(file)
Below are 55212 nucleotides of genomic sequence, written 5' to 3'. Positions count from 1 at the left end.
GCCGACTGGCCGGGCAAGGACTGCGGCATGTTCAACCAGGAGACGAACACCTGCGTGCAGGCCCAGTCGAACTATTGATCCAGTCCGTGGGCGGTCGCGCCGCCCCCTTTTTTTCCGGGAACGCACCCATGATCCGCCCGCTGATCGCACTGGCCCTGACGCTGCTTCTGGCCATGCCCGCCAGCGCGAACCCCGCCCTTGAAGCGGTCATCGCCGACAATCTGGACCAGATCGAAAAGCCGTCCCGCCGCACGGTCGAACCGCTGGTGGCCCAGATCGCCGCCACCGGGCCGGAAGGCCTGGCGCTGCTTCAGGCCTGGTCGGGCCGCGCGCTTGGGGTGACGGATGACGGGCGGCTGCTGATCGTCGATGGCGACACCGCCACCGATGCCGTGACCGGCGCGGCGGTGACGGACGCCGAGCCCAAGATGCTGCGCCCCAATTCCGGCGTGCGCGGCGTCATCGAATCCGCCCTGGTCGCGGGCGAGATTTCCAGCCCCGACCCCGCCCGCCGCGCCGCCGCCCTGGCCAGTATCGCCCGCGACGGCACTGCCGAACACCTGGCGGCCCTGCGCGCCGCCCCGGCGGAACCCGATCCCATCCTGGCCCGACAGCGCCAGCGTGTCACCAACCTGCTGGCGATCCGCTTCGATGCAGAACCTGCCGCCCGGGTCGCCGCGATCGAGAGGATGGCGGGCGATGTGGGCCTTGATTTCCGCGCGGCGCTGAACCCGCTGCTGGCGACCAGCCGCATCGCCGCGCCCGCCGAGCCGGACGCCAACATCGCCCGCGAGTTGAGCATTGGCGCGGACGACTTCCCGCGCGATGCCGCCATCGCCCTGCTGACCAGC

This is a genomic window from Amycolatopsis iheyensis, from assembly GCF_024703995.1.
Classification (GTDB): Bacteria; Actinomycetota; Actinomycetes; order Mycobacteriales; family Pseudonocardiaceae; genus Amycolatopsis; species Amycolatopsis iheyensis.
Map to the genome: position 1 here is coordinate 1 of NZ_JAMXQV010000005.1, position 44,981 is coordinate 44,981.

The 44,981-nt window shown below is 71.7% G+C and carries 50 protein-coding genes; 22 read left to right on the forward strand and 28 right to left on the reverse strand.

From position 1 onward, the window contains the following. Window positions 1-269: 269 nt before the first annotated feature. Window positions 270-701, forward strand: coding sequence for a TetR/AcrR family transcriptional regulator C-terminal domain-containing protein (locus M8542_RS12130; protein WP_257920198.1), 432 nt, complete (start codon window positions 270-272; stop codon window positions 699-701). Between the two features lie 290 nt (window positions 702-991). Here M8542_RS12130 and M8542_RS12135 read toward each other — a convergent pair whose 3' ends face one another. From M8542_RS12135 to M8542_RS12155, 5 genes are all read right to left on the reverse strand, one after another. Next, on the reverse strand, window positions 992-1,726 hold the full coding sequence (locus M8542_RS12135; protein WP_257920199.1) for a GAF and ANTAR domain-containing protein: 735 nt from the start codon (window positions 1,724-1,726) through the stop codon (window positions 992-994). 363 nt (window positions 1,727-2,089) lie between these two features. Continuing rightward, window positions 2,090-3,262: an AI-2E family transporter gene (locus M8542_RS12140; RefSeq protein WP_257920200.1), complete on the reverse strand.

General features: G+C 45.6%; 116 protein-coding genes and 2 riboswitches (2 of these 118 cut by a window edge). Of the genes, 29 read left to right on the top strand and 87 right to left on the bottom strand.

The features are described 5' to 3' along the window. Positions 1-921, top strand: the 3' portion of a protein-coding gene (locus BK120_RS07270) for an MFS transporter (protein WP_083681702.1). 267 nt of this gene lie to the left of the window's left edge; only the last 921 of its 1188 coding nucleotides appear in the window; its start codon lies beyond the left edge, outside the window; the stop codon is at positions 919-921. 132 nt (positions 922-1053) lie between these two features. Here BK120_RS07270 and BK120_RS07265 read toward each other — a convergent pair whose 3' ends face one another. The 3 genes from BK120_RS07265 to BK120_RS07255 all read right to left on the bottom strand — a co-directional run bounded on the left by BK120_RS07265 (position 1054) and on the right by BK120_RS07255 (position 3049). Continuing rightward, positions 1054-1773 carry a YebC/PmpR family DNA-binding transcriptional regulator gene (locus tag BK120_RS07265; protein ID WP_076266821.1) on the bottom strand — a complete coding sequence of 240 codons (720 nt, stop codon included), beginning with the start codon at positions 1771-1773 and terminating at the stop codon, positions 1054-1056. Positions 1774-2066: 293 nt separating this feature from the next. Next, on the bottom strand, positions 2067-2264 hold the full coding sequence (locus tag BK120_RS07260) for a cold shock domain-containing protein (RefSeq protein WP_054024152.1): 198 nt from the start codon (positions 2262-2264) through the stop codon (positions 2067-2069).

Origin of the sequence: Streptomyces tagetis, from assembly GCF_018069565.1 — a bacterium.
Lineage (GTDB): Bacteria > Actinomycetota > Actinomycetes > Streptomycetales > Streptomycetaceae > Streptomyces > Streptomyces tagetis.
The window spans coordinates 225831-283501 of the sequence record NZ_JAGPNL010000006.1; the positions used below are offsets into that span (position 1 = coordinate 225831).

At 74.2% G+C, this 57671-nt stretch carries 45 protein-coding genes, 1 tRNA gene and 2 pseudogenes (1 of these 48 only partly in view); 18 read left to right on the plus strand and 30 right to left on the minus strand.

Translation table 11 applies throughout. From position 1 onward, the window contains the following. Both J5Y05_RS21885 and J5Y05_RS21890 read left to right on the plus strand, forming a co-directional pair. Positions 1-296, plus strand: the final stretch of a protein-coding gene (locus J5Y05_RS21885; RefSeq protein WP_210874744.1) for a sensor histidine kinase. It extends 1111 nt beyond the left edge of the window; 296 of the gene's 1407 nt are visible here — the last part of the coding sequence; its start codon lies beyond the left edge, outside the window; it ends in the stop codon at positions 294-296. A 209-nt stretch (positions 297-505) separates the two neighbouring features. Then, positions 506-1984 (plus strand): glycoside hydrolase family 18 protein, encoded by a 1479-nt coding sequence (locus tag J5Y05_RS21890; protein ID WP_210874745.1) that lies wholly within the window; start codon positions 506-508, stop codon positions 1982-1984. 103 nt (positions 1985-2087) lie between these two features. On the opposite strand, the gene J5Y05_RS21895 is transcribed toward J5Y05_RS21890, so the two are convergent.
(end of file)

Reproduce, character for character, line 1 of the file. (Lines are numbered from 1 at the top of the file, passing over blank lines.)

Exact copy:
Below are 55212 nucleotides of genomic sequence, written 5' to 3'. Positions count from 1 at the left end.